Colorectal Cancer (CRC) makes up a large proportion of cancer in the United States. CRC occurs in two locations, the colon and rectum. It is the 3rd most diagnosed type of cancer in the U.S., and in 2021 it is estimated there will be just over 100,000 cases of colon cancer and around 45,000 cases of rectal cancer leading to more than 50,000 deaths (American Cancer Society, 2021).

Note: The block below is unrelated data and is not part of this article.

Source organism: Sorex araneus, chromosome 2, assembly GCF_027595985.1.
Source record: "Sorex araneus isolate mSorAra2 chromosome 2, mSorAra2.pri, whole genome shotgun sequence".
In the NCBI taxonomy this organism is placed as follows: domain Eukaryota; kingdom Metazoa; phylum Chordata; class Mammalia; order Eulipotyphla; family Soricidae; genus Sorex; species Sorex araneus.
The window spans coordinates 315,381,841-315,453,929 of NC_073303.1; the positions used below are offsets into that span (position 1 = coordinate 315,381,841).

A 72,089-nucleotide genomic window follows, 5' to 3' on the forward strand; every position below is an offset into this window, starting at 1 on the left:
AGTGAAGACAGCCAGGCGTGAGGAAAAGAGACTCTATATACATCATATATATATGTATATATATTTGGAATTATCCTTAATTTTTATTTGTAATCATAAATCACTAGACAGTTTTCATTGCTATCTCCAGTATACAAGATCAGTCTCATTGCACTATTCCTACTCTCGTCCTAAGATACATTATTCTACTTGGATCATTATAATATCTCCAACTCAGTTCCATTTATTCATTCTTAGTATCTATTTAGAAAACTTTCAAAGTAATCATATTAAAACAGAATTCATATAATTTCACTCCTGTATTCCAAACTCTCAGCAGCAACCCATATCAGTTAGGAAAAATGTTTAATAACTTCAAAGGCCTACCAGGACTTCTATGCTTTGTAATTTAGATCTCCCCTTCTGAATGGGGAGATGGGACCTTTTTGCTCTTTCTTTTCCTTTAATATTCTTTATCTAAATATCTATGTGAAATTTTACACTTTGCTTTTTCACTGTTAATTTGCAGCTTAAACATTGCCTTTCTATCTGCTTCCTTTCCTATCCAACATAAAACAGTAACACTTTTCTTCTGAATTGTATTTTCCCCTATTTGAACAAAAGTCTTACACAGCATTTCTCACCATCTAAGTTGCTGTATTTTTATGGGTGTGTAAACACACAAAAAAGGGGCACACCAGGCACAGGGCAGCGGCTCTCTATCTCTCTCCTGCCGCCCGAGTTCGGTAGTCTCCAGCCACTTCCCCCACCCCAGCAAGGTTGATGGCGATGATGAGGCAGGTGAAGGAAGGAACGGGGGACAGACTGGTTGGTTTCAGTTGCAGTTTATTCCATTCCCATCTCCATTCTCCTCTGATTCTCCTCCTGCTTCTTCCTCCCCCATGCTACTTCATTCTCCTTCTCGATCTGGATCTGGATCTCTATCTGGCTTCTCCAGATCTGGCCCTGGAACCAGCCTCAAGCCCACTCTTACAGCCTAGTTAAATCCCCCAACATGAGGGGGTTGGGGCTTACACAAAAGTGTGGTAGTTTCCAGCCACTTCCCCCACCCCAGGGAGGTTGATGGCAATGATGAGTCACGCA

Colorectal cancer causes the third most cancer-related deaths among men and women separately, and if you combine into one population it causes the second most. The actual death rate of CRC has decreased in the last couple of decades due to increase in effectiveness and quantity of screenings (e.g. colonoscopy) which look for signs of CRC, including polyps (small clump of cells that can be cancerous) located in the rectum/colon (Stewart and Carter-Templeton, 2017). Even with the ability to screen and look for physical changes in the colon/rectum, many people still die from CRC and it is a major problem facing the field of oncology and medicine in general.Continue reading “The Future of Predicting Cancer Could Involve Microbes”